New SC beach hotels could face stiffer building rules

sfretwell@thestate.comJanuary 4, 2014 

DAMAGE

Water from the Atlantic Ocean flows around a palm tree, a slide, and dunes in Myrtle beach after hurricane Floyd passed by Myrtle Beach in 1999.

JASON CLARK — File Photograph

— A 26-year-old state policy that allows developers to construct high-rise hotels along flood-prone beaches faces scrutiny this year as South Carolina lawmakers examine the financial and environmental risks of building too close to the ocean.

Since the state adopted a sweeping beach management law in 1988, coastal regulators have interpreted the act to mean they could ease development restrictions when taxpayer-funded beach renourishment projects temporarily widen the seashore.

The Department of Health and Environmental Control’s interpretation has allowed for construction of towering condo projects on some beaches and plans for mansions on others.

But the state’s stance on the law has drawn criticism from taxpayer groups and environmentalists.

Critics say DHEC’s interpretation violates the spirit of the 1988 law, which was intended to push new development projects back from the seashore over time. They say it is foolish to count on artificially widened beaches – paid for by taxpayers – to buffer new development from hurricanes and rising seas.

Now, state Sen. Ray Cleary is pushing to change the law, making it clear that new buildings can no longer be developed closer to the ocean than the existing line of beach development.

A bill the Murrells Inlet Republican introduced last month would prevent state regulators from ever moving the state’s building restriction line closer to the ocean. That would affect new buildings, including hotels, as well as new golf courses.

Regulators now will shift the line toward the ocean if communities renourish beaches, but critics say the sand will eventually wash away.

Not only has the policy of moving the development line seaward meant less room for vacationers to walk on the shore, it also has put taxpayers at risk of bailing out huge new projects if hurricanes and rising seas damage the buildings.

“I’m going to be hard core: I don’t think there’s ever a reason to develop east’’ of the building restriction line, Cleary said, noting that doing that could cause people to seek help from the Legislature after storms flood the encroaching development.

“It has a great chance of becoming a chronic issue, where people will be looking for relief from the Legislature.’’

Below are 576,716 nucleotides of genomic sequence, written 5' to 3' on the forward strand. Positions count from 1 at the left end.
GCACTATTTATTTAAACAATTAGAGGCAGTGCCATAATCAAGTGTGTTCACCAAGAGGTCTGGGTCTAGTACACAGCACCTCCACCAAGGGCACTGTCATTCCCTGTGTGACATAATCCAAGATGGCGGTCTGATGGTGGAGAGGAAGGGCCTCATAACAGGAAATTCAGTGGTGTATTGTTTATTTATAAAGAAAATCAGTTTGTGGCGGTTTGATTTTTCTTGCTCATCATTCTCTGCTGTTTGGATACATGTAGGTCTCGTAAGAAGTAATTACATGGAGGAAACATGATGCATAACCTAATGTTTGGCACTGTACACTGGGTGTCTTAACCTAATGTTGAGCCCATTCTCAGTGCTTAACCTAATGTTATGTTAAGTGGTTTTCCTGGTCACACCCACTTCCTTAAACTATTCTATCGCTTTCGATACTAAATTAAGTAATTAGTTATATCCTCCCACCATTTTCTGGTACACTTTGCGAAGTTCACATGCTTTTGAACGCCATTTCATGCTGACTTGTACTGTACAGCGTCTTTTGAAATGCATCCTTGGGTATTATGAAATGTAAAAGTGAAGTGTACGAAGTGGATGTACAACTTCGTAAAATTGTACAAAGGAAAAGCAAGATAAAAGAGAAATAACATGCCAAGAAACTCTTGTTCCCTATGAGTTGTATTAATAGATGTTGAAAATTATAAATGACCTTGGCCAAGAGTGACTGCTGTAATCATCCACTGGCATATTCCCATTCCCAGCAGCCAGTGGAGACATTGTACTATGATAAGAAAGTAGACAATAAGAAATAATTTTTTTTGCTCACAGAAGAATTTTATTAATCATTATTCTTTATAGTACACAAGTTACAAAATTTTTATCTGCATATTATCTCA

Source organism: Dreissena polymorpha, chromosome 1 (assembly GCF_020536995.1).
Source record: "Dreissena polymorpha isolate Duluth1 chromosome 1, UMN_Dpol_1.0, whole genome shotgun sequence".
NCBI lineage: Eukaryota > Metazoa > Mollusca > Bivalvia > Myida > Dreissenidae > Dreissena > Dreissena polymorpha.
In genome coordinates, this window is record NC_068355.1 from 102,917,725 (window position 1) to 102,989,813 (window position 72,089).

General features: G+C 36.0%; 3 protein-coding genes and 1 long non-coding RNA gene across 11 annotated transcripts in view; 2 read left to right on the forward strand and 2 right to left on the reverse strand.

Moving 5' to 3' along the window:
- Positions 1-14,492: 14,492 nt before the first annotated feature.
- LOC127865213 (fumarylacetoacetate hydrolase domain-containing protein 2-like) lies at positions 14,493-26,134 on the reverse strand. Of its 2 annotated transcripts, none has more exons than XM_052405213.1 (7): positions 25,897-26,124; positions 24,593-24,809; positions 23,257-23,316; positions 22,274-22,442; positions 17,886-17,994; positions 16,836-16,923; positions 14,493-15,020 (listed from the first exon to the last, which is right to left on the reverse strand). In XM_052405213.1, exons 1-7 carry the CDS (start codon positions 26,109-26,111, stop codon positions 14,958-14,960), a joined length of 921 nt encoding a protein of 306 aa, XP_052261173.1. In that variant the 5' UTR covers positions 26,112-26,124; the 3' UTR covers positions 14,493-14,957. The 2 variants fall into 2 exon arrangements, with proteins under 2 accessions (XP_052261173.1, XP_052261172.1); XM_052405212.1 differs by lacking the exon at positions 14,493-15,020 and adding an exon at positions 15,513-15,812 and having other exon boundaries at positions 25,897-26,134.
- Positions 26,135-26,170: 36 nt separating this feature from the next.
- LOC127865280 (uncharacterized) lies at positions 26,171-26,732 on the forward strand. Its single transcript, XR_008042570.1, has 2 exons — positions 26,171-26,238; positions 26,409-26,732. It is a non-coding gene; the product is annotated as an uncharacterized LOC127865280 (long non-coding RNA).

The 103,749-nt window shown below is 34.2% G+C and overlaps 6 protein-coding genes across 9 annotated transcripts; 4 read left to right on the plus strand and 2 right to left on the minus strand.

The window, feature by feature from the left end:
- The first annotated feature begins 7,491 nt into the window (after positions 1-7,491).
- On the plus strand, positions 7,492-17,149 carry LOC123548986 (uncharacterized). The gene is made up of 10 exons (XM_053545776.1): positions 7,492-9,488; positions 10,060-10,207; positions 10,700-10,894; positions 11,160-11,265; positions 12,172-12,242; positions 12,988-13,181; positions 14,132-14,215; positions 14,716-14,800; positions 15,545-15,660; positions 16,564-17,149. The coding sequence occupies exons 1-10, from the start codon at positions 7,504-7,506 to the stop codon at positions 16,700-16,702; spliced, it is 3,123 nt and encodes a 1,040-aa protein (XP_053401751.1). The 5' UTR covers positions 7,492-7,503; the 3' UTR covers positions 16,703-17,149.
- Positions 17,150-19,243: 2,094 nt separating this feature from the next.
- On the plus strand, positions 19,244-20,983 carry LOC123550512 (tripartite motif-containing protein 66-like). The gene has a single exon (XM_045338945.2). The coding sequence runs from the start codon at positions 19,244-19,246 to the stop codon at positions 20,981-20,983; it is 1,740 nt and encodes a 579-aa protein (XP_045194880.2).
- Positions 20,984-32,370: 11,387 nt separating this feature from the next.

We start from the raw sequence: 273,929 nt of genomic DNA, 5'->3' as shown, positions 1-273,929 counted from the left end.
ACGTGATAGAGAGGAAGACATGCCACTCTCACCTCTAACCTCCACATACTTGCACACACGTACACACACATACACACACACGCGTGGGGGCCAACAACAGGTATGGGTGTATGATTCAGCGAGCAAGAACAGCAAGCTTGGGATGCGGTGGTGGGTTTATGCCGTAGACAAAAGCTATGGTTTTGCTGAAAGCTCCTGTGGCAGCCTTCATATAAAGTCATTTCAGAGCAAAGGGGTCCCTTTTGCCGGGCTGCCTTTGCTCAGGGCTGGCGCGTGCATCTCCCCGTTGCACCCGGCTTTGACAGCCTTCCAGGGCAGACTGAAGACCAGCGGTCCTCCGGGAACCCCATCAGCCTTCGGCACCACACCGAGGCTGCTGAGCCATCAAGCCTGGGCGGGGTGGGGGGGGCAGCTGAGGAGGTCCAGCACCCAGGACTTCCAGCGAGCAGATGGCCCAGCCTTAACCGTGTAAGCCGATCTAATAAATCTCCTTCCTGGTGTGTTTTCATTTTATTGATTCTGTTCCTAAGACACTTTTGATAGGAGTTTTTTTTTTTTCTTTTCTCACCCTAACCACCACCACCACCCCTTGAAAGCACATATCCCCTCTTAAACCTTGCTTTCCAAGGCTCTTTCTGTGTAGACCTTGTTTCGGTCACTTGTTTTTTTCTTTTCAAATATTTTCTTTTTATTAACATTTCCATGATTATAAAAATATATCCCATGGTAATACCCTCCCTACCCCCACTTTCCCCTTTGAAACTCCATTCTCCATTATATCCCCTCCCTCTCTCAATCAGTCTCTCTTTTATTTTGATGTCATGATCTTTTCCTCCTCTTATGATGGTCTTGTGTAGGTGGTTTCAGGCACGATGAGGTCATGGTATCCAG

Cleary’s bill is based on the recommendations of a coastal blue ribbon committee that recently completed a review of the 1988 law. Cleary was a member of the committee.

The law was intended to slowly push new development away from the ocean, but it is riddled with loopholes and has not resulted in a “retreat’’ from the beach. The DHEC study committee that Cleary sat on recommended abandoning the retreat policy, saying it is unrealistic.

But the committee’s report does discourage development farther out on the beach and closer to the ocean.

Katie Zimmerman, who tracks beach issues for the S.C. Coastal Conservation League, said Cleary’s concerns are valid. Moving the lines seaward after renourishment gives people “a false sense of hope’’ that the practice is sound, she said.

On at least two parts of the coast – North Myrtle Beach and Hilton Head Island – more intense development plans emerged after the building restriction lines were moved.

That’s particularly evident in North Myrtle Beach’s Cherry Grove section, where several high-rise condo towers were built after development lines were moved seaward after a federal renourishment project in the 1990s.

Cherry Grove, a narrow spit of land between the marsh and the ocean, is one of the most flood-prone sections of the state’s coast, according to the National Wildlife Federation.

Since the late 1980s, taxpayers have spent more than $200 million to artificially widen beaches in South Carolina, where rising seas, currents and storm-driven waves are eating away at the natural coast.

Still, Cleary’s bill is likely to meet resistance from coastal development interests, which could make passage difficult in the 2014 legislative session. Coastal development bills are contentious and often take time to get through the Legislature, said Senate leader John Courson, a Columbia Republican. This year is an election year and legislators might be hesitant to take on such controversial topics, he said.

Charleston attorney Mary Shahid, an ex-state coastal regulator, said the bill raises flags because many people buy coastal property with the expectation building restriction lines can change if the beach builds up.

“This could certainly interfere with very reasonable expectations,’’ Shahid said. “We’ve been buying and selling property under the beachfront management act for 20-something years.’’

Cleary’s bill also may meet resistance from those who want to loosen development restrictions on coastal property. State Sen. Glenn Reese, a Spartanburg Democrat, has a bill pending to allow new seawalls for the first time in a quarter century.

Cleary said he hopes to at least force public discussion of the oceanfront building issue.

Reach Fretwell at (803) 771-8537.

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